The far-left site Mother Jones has taken a look around the modern gun rights movement and has proclaimed that orgs like the Virginia Citizens Defense League and the Second Amendment Foundation are both poised to take over where the National Rifle Association is leaving off. And they’re sounding the alarm, declaring that the successors are even more radical than the hated NRA:
As he stood on the steps of the Virginia State Capitol, Van Cleave—a 68-year-old balding and mustachioed software programmer—delivered a stern warning to the Democrats who had recently gained control of the [Virginia] state government: “We’re here today to remind Governor [Ralph] Northam and the general assembly that the last election was not a referendum on gun control.” In front of him, an ocean of pro-gun protesters whooped in solidarity. Nearly all were armed, many gripping AR-15-style rifles or other assault weapons. A good number were decked out in paramilitary outfits and tactical gear. Confederate and Gadsden flags waved high and wide.
It was a scene that once would have been credited to the National Rifle Association—the nation’s oldest gun rights group, which, over the past several decades, has inflamed and radicalized a broad coalition of conservative gun owners through alarmist messaging, especially during the Obama administration, and cemented itself as a formidable political force. But the NRA has since dwindled in power, and the rally was the work of [software programmer Philip] Van Cleave’s Virginia Citizens Defense League, a no-compromise, far-right gun rights group that he once boasted was “proud” to have been labeled an “extremist” organization.
A little background: The Virginia Citizens Defense League was founded in October of 1994 for the purpose of defending Second Amendment rights in the Old Dominion. The aforementioned Philip Van Cleave is the president of VCDL, which was founded by Paul Moog.
VCDL is officially non-partisan, or at least as non-partisan as you can get when fighting for gun rights. On their website they state their two key points to fighting to restore gun rights are to “go on the offensive” and “make use of a very effective lobbyist – the voter.”
Over the past 19 years, VCDL’s Lobby Day protests in Richmond…were relatively mild affairs, with about 600 to 800 attendees. But this year it attracted more than 20,000, and the days leading up to the protest put the state on edge.
Over the past 19 years, VCDL’s Lobby Day protests in Richmond—an annual event on MLK Day when special interest groups, predominantly ones with conservative ties, advocate to the General Assembly—were relatively mild affairs, with about 600 to 800 attendees. But this year it attracted more than 20,000 and the days leading up to the protest put the state on edge. …
The rally was a bellwether: the sudden downfall of the nation’s most powerful gun group and the rise of more radical pro-gun organizations and militias seeking to take its place. Since 2016, the NRA has seen a steady decline in its ranks. Meanwhile, there’s been a boon in membership for more extreme groups like the VCDL and the Second Amendment Foundation, which recently filed a number of lawsuits challenging state gun control laws, and the National Association for Gun Rights, which paints itself as a more conservative alternative to the NRA.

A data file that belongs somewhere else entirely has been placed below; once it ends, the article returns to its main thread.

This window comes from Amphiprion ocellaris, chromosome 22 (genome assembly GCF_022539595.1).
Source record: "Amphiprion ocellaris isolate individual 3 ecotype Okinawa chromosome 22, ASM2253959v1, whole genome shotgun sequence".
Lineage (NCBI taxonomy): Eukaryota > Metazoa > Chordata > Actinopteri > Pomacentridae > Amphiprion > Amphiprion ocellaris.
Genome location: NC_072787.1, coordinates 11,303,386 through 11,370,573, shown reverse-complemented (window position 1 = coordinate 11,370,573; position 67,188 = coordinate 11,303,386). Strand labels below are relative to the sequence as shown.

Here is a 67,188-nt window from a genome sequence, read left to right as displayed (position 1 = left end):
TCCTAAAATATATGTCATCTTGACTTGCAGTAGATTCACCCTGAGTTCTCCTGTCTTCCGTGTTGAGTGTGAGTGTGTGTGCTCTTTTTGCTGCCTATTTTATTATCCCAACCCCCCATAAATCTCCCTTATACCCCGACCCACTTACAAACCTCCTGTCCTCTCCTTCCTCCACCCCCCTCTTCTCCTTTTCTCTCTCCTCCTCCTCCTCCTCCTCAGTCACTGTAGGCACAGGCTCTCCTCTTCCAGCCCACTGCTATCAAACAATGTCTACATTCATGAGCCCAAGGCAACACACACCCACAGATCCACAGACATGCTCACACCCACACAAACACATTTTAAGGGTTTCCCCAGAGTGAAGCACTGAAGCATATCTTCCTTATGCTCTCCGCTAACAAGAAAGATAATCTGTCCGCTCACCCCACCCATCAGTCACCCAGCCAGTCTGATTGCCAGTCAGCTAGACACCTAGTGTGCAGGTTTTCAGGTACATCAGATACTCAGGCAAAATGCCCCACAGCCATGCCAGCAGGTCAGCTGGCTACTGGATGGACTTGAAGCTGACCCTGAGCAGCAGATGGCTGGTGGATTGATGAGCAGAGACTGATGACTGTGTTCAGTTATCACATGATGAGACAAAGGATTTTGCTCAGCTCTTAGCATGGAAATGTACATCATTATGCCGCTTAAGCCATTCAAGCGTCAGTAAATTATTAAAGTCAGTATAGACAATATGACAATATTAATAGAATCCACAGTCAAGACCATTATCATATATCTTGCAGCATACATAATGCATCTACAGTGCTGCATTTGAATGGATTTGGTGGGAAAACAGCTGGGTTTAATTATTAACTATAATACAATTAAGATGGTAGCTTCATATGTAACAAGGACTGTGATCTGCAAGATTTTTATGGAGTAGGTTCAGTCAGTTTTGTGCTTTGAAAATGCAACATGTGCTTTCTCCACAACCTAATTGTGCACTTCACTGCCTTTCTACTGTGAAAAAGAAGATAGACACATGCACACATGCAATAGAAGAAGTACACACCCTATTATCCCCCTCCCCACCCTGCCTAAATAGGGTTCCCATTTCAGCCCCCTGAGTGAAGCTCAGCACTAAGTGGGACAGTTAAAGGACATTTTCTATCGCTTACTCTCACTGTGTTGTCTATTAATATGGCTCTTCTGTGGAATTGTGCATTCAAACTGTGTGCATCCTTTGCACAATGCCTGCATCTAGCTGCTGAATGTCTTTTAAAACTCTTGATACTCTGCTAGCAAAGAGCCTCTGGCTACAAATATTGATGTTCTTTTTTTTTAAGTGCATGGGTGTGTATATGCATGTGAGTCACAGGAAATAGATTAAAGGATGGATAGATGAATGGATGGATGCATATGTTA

Here I have to hit the pause button. If seeing VCDL listed as a radical rights group made me blink, reading the name of the Second Amendment Foundation as more extreme than the NRA made me giggle. Alan Gottlieb must be amused, too.
Mother Jones goes on to detail what it believes is going on in the gun rights movement today:
…as groups vie to fill the NRA’s void, extremist gun violence is increasing in ever concerning ways.
Never mind the fact the increased violence of 2020 has been perpetuated by people rioting and looting during so-called protests. Not to mention defunding police departments. And turning criminals loose.
The author notes that the Socialist Rifle Association and National African American Gun Association are also seeing an uptick in membership (and, of course, he implies heavily that these two groups aren’t nearly as “extreme” as the others).
He then ludicrously highlights Giffords’ latest AstroTurf Fudd deception operation effort to allegedly fill the NRA’s shoes among gun owners. Not that anyone who frequents this site would fall for the idea that a Giffords front group is going to support your gun rights in any way, shape, or form.
This agitprop falls under the category, “consider the source.” Mother Jones will never be mistaken for an unbiased or gun-friendly site. But it’s always worth getting some insight into what the anti-gun movement is doing. Painting us all as extremists furthers their agenda and hammers home the message that gun control measures are for everyone’s good.
The Mother Jones article also falls under the category, “be careful what you wish for.” Democrats, the anti-gun left, and the media — but I repeat myself — have been working for the NRA’s downfall for decades. Now that the NRA has been weakened, they’re not liking what they’re seeing behind it.
What do you think? Are the VCDL or SAF extremist groups?